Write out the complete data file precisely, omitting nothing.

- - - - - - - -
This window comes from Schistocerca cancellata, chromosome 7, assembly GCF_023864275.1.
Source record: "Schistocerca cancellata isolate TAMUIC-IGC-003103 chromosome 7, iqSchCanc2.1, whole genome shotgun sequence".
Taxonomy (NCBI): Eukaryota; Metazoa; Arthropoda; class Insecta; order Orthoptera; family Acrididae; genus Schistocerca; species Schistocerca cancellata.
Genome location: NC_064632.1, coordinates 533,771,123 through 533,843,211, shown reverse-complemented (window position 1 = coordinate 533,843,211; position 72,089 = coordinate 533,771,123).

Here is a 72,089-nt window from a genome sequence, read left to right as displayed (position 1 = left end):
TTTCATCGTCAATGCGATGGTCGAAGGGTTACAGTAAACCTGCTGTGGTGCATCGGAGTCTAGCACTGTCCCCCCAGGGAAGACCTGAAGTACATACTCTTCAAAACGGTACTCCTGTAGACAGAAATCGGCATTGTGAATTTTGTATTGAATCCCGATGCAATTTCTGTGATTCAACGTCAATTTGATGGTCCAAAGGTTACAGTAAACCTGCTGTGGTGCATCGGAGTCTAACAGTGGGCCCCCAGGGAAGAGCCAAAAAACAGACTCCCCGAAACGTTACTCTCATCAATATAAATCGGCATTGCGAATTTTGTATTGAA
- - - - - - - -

This window comes from Schistocerca cancellata, chromosome 7, assembly GCF_023864275.1.
Source record: "Schistocerca cancellata isolate TAMUIC-IGC-003103 chromosome 7, iqSchCanc2.1, whole genome shotgun sequence".
Taxonomy (NCBI): Eukaryota; Metazoa; Arthropoda; class Insecta; order Orthoptera; family Acrididae; genus Schistocerca; species Schistocerca cancellata.
Genome location: NC_064632.1, coordinates 533,771,123 through 533,843,211, shown reverse-complemented (window position 1 = coordinate 533,843,211; position 72,089 = coordinate 533,771,123).

Here is a 72,089-nt window from a genome sequence, read left to right as displayed (position 1 = left end):
TTTCATCGTCAATGCGATGGTCGAAGGGTTACAGTAAACCTGCTGTGGTGCATCGGAGTCTAGCACTGTCCCCCCAGGGAAGACCTGAAGTACATACTCTTCAAAACGGTACTCCTGTAGACAGAAATCGGCATTGTGAATTTTGTATTGAATCCCGATGCAATTTCTGTGATTCAACGTCAATTTGATGGTCCAAAGGTTACAGTAAACCTGCTGTGGTGCATCGGAGTCTAACAGTGGGCCCCCAGGGAAGAGCCAAAAAACAGACTCCCCGAAACGTTACTCTCATCAATATAAATCGGCATTGCGAATTTTGTATTGAA